Several times a month, mysterious and unique sounds appear on the Chicago airwaves. Listeners might hear the rumble and pop of very low frequency signals generated by environmental electromagnetic fluctuations, or collaged field recordings from distant city streets.
Some may mistake these transmissions for strange interference, or a broken radio, while others may be briefly captured by the unfamiliar modulation. They emanate on different days, at different times, originating from different geographic locations, but all existing in a certain Hertzian space.
That space is called Radius, “an experimental radio broadcast platform,” that project director Jeff Kolar describes as an exhibition space for sound artists who use the electromagnetic spectrum in their work . “Instead of an empty gallery space for a month,” he tells me, “they get the airwaves.”
Listeners might be forgiven for mistaking a Radius broadcast. As Kolar notes, “there is no spoken text. There’s an introduction for the first 14 seconds”–which to me recalls the innermost locked groove of a vinyl LP–“followed by the audio.”
I first learned about Radius via the project’s tumblr, and was immediately excited to learn that it includes a radio broadcast. Unfortunately, living on Chicago’s far north side, far away from the most densely active artists’ outposts in the city, I’ve not been able to tune in any of the broadcasts. But since this is 21st century we can all enjoy Radius’ auditory exhibitions by podcast. However, the airwaves are the first priority; all works are broadcast before being released onto the interwebs.Kolar agreed to meet with me for an interview and beers on a too-chilly early April evening in the Printer’s Row neighborhood. He explains that the artists choose the date, time and origination point of the broadcast, so that the broadcast schedule itself is a part of the work.
He started Radius as an outgrowth of his own sound projects and an interest in collaborating in art practice. Because there’s only a handful of people creating transmission art he wanted to create a platform that could host artists with a broadcast as well as a comprehensive online archive, what he calls “a secondary digital version.”
The idea for Radius gelled when Kolar borrowed the Audio Relay, a self-contained mobile broadcast station created by the Intermod Series. The Relay is the size of a suitcase, powered by a rechargeable battery that can replenish by solar or plain old AC. He was inspired by a traveling art exhibition called Beyond Green: Toward a Sustainable Art which toured the Relay throughout the US and Europe.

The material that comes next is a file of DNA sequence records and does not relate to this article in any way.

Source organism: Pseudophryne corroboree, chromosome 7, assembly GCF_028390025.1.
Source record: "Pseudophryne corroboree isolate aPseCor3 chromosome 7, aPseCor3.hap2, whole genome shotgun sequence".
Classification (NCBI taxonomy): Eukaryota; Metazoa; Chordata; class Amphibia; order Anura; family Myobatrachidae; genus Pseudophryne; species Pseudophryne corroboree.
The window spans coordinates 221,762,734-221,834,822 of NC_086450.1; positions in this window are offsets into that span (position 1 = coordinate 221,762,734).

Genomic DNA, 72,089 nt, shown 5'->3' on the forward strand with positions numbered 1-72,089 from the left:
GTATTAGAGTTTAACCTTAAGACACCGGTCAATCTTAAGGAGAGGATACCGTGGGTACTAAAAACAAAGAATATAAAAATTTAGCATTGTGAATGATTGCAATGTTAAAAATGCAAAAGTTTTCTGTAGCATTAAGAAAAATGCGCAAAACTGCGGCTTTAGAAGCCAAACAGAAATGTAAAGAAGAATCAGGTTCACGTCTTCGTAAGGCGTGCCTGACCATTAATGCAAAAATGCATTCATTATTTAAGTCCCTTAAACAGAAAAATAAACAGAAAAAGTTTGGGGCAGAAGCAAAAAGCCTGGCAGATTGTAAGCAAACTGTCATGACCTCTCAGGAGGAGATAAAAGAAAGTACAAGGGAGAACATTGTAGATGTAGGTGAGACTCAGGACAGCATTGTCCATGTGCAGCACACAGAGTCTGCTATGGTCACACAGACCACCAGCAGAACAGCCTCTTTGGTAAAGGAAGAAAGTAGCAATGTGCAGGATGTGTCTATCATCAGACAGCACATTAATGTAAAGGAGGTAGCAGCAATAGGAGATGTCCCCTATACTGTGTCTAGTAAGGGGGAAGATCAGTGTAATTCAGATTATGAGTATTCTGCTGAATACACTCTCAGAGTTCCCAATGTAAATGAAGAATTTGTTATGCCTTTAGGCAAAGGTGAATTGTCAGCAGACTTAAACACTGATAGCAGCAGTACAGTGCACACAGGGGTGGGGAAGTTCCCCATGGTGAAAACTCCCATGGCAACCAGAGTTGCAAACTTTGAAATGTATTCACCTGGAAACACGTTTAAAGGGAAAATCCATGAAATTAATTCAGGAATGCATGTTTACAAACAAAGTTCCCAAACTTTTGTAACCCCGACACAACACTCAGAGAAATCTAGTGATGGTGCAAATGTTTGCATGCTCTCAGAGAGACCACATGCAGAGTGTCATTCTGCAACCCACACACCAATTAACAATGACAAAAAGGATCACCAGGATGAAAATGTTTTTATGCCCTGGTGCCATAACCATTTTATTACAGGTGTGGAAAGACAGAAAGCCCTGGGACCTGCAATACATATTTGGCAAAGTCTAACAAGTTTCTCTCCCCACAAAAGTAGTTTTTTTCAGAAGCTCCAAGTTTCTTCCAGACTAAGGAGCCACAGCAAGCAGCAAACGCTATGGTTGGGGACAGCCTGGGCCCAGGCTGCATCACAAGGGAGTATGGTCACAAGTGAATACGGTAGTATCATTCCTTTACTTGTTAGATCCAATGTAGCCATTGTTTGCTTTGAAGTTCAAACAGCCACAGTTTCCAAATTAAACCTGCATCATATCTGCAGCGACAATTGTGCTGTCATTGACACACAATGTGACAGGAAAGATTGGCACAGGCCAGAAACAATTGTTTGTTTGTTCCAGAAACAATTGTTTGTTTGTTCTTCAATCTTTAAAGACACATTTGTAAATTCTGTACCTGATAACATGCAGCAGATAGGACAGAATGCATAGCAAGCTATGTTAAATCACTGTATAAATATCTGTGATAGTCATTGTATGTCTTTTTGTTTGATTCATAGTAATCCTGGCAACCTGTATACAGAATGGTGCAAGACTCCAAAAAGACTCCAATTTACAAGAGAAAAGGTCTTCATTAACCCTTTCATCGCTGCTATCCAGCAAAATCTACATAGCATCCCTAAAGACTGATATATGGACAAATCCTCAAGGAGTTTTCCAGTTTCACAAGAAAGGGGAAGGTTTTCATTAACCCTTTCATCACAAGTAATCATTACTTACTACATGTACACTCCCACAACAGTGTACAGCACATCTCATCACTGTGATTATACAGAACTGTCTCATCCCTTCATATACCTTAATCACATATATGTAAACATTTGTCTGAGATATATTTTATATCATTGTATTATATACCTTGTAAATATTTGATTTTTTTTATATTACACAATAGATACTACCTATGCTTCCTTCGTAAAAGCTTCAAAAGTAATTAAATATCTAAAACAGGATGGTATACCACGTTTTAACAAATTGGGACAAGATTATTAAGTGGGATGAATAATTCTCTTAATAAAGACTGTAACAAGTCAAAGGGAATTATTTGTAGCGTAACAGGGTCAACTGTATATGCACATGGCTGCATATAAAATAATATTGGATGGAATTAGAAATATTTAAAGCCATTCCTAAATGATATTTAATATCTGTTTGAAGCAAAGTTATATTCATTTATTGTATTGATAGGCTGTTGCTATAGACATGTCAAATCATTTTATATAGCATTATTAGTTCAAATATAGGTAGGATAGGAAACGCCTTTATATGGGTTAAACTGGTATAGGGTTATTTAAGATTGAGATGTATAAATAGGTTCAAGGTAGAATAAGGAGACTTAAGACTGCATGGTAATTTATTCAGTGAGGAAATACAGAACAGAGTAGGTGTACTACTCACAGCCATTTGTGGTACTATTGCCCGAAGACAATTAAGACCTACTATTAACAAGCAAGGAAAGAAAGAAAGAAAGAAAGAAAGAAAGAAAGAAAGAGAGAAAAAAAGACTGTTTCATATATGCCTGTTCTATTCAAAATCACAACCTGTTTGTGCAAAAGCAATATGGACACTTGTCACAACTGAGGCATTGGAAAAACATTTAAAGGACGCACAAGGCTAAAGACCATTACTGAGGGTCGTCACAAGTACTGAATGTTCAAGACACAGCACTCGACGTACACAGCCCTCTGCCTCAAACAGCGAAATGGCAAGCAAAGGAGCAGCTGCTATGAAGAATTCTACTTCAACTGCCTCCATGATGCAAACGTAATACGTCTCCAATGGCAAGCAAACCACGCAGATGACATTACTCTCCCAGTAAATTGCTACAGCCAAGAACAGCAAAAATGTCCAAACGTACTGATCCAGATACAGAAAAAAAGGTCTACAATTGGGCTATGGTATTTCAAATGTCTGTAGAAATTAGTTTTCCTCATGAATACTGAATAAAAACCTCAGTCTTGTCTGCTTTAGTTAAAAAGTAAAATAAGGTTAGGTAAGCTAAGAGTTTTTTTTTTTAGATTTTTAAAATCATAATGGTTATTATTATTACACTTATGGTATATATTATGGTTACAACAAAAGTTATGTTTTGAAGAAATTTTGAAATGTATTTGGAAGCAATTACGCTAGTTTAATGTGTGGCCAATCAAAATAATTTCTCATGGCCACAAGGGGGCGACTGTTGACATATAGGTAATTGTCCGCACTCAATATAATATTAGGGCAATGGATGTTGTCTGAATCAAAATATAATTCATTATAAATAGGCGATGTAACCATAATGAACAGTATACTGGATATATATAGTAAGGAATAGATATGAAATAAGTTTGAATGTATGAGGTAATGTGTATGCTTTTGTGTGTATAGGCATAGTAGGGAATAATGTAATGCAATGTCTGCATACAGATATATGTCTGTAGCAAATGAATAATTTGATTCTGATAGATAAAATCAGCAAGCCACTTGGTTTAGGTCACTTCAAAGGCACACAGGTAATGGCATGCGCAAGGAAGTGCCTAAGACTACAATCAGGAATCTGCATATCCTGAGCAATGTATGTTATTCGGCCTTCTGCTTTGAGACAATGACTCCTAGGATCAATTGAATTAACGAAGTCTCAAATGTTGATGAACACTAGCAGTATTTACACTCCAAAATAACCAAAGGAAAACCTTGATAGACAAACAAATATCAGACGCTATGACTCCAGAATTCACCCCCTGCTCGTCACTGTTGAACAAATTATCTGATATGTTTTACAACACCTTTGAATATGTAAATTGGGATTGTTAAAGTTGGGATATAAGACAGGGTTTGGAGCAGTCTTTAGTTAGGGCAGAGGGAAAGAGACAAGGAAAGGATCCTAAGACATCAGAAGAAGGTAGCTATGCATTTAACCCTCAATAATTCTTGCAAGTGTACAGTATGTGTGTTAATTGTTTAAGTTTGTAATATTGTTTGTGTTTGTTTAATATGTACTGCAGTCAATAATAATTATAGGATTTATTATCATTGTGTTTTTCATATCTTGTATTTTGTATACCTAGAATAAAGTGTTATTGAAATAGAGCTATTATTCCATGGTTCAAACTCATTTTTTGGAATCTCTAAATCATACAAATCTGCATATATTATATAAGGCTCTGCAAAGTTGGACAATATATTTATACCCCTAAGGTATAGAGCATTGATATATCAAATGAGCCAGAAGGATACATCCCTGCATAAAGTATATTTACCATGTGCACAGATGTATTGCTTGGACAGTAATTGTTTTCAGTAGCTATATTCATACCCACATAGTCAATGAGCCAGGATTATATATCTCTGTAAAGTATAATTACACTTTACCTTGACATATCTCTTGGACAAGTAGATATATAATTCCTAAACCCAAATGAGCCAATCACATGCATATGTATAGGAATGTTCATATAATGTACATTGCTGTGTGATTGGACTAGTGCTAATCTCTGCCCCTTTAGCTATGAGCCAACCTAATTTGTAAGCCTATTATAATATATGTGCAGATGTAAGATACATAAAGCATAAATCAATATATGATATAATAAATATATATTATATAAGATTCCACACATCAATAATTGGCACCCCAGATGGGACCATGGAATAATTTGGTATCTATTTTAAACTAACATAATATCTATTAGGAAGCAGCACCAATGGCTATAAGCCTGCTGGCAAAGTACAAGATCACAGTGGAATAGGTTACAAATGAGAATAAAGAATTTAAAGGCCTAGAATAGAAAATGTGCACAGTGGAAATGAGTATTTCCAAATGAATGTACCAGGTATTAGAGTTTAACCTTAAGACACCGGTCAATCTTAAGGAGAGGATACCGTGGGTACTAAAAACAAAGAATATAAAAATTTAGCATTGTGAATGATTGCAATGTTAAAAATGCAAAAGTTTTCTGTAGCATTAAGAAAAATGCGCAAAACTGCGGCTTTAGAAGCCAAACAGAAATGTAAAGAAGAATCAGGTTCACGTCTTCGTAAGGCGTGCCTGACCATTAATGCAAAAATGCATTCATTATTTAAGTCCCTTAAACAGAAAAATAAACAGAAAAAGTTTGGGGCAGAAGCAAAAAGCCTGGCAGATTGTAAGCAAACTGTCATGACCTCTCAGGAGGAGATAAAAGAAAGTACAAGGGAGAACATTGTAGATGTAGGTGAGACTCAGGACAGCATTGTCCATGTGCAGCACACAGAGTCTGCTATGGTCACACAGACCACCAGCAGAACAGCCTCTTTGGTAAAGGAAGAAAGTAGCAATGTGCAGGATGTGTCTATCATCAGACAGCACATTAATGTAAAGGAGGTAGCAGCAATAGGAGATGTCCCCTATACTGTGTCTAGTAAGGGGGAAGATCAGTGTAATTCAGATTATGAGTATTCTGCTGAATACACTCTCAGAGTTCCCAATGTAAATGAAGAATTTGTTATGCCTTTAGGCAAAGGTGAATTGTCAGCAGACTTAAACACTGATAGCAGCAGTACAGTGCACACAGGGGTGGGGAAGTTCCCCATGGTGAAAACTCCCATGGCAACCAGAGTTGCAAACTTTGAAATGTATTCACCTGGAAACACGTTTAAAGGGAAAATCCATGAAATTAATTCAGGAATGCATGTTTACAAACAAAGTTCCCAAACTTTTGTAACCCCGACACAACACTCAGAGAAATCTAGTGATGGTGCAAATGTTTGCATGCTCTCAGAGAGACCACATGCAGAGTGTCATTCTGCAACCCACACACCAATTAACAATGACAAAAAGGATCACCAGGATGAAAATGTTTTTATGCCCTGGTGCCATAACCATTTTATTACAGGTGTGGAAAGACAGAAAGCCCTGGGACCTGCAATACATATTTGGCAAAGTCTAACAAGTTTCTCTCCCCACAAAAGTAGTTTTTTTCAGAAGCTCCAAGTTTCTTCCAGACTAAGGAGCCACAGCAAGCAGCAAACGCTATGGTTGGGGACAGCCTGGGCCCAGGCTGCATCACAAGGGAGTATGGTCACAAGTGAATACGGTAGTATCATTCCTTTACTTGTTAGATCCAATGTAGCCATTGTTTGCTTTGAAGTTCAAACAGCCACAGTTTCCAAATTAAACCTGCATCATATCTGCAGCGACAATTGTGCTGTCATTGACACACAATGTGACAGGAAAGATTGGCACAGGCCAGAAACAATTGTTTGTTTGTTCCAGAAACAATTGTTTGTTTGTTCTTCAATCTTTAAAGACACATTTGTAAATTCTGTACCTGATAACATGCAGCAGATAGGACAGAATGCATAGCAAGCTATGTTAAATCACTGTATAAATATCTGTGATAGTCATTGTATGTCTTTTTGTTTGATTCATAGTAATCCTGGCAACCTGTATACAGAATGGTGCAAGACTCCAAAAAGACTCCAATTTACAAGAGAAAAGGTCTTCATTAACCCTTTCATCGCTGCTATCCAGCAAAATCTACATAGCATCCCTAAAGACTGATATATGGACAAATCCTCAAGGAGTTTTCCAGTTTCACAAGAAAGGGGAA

Kolar sent out the first call for entries on sites frequented by like-minded artists, such as Rhizome and free103point9, and it quickly snowballed. He works directly with each artist to curate the broadcast. Radius’ editor, Meredith Kooi, assists each artist in refining a written statement, which Kolar says “gives strength to what is broadcast.”
Radius first opened its Hertzian gallery in January 2011. 38 episodes have transmitted the work of more than 60 artists, since. Radius is also heard on two broadcast stations, WGXC-FM in New York’s Hudson Valley and Guadalajara’s Sociacusia FM, and Chicago online station NUMBERS.FM.
Two years later Radius has received enough submissions to have the entirety of 2013 booked, which allows Kolar to curate a whole year at a time. “The project has an arc,” he explains, with each episode a coordinate on that curvature.
The project now has a global following, which Kolar says he never saw coming. “It’s out of left field.” He finds it particularly interesting that so many artists are want to be broadcast on a small 4-watt transmitter in Chicago. In fact, all but 3 artists broadcast so far have been from elsewhere.
Although Radius can be seen to fit the familiar mold of the podcast, Kolar says it also is a kind of net-based record label, since it does release each episode as a Creative Commons free download. “Sharing is a way to produce culture,” he tells me, “everything is already remixed.” He believes artists should be given proper attribution for their work, but that “from an ethical standpoint sharing will make the world a better place.”
On whether the online instantiation of Radius is a podcast, a label or something else, Kolar prefers “to keep that ambiguity. The idea is to navigate different scenes.”
Meeting on a weeknight with an early day of work ahead for both of us meant we had to cut our conversation shorter than the flow of our discussion would otherwise permit. Lucky for me, Kolar has promised to invite me to his studio space and let me see the Audio Relay in real life.
Kolar and Kooi will be presenting at the Trans X Transmission Art Symposium, May 17 – 20, which is part of the Deep Wireless Festival of Radio and Transmission Art in Toronto. They will be giving a paper on a series they did in January through March of 2012, in which they commissioned three art groups to create works on transmission space, distance and range.